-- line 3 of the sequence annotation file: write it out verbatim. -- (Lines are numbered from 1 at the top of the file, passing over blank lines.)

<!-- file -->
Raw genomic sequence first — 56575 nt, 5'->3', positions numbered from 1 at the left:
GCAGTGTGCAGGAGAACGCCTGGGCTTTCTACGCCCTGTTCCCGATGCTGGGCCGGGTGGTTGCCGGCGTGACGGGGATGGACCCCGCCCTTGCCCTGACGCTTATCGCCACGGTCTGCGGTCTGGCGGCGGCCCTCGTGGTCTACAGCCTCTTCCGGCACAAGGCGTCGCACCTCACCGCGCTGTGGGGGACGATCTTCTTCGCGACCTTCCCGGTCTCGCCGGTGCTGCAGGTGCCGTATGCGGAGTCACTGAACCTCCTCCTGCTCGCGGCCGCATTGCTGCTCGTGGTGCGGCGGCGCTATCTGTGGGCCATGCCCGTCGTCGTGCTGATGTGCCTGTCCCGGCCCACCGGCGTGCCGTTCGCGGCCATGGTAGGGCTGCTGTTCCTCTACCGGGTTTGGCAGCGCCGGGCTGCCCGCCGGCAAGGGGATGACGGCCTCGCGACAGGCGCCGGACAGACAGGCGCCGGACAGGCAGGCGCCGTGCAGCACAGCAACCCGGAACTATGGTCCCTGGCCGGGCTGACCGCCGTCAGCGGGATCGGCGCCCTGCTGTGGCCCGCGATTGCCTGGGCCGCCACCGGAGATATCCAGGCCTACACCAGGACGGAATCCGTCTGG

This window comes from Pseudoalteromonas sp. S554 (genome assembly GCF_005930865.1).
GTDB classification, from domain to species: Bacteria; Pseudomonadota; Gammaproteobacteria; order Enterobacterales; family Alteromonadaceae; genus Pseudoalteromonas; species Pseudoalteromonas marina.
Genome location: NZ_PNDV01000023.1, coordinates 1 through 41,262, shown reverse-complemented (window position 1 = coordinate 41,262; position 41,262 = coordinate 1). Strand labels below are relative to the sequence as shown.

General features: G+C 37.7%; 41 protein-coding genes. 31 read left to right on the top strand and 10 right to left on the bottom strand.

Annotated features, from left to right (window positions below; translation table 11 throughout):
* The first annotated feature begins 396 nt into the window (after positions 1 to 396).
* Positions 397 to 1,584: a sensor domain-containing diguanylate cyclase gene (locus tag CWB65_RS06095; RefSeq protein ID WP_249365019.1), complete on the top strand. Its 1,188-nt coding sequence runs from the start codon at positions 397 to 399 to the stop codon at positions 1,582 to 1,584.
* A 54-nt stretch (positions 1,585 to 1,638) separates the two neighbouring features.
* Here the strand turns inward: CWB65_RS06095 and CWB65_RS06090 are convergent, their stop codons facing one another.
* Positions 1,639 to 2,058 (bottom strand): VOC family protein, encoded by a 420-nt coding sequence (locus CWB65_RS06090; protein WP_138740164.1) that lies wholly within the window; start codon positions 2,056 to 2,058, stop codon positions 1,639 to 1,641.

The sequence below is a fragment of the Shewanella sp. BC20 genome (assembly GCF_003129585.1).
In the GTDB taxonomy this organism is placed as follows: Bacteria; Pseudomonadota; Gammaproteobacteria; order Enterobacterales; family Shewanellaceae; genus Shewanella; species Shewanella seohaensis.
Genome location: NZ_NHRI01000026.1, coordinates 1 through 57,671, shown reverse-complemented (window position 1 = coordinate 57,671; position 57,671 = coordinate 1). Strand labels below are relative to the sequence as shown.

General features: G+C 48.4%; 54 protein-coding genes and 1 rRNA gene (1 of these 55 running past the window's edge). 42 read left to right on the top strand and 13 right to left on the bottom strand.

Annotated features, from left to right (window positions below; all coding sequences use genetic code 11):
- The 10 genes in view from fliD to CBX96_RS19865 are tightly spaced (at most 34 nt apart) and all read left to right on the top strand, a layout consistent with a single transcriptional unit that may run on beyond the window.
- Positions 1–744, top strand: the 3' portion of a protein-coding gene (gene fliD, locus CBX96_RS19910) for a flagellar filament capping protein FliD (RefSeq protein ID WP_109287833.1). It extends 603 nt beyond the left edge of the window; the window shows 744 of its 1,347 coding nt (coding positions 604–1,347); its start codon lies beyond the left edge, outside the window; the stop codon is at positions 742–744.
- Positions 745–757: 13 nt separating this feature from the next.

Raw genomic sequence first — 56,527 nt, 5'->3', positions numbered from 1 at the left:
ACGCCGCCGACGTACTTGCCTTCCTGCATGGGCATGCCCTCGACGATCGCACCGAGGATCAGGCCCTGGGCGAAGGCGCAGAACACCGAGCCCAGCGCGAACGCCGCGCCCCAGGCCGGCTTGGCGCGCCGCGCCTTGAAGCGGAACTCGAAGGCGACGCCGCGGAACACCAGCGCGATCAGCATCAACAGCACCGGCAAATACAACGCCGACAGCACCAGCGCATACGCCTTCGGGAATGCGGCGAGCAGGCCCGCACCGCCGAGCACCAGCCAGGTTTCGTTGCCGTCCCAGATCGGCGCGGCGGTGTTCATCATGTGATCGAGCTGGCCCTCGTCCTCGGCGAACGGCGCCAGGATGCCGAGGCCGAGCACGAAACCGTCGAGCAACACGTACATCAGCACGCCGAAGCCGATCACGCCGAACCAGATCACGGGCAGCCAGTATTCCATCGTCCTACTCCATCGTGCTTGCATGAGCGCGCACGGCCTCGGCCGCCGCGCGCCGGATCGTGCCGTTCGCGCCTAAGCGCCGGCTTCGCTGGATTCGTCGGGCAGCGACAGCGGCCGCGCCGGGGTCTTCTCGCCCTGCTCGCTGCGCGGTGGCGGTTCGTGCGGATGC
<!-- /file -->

This window comes from Pseudoalteromonas sp. S554 (genome assembly GCF_005930865.1).